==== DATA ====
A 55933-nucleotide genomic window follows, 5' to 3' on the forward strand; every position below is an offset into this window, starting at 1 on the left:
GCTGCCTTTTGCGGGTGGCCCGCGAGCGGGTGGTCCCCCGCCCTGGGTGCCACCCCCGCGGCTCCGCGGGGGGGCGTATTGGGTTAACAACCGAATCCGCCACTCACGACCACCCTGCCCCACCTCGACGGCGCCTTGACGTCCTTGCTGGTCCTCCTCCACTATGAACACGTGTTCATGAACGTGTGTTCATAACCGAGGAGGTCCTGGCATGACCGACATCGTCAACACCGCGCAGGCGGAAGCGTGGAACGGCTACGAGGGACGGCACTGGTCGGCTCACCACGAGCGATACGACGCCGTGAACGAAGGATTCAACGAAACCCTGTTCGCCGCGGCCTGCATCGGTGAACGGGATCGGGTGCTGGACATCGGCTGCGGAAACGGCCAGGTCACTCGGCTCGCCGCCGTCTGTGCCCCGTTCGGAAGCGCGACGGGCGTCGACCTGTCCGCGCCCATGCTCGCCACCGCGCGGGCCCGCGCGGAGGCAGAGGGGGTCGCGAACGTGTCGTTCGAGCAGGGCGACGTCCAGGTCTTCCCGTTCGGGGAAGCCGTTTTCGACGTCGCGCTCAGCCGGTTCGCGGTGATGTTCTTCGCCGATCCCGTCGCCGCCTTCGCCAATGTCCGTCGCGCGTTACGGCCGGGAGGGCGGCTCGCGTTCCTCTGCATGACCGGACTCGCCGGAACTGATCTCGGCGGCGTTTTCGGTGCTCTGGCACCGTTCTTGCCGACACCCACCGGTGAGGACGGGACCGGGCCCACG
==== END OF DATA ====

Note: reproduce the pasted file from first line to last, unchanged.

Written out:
A 55933-nucleotide genomic window follows, 5' to 3' on the forward strand; every position below is an offset into this window, starting at 1 on the left:
GCTGCCTTTTGCGGGTGGCCCGCGAGCGGGTGGTCCCCCGCCCTGGGTGCCACCCCCGCGGCTCCGCGGGGGGGCGTATTGGGTTAACAACCGAATCCGCCACTCACGACCACCCTGCCCCACCTCGACGGCGCCTTGACGTCCTTGCTGGTCCTCCTCCACTATGAACACGTGTTCATGAACGTGTGTTCATAACCGAGGAGGTCCTGGCATGACCGACATCGTCAACACCGCGCAGGCGGAAGCGTGGAACGGCTACGAGGGACGGCACTGGTCGGCTCACCACGAGCGATACGACGCCGTGAACGAAGGATTCAACGAAACCCTGTTCGCCGCGGCCTGCATCGGTGAACGGGATCGGGTGCTGGACATCGGCTGCGGAAACGGCCAGGTCACTCGGCTCGCCGCCGTCTGTGCCCCGTTCGGAAGCGCGACGGGCGTCGACCTGTCCGCGCCCATGCTCGCCACCGCGCGGGCCCGCGCGGAGGCAGAGGGGGTCGCGAACGTGTCGTTCGAGCAGGGCGACGTCCAGGTCTTCCCGTTCGGGGAAGCCGTTTTCGACGTCGCGCTCAGCCGGTTCGCGGTGATGTTCTTCGCCGATCCCGTCGCCGCCTTCGCCAATGTCCGTCGCGCGTTACGGCCGGGAGGGCGGCTCGCGTTCCTCTGCATGACCGGACTCGCCGGAACTGATCTCGGCGGCGTTTTCGGTGCTCTGGCACCGTTCTTGCCGACACCCACCGGTGAGGACGGGACCGGGCCCACG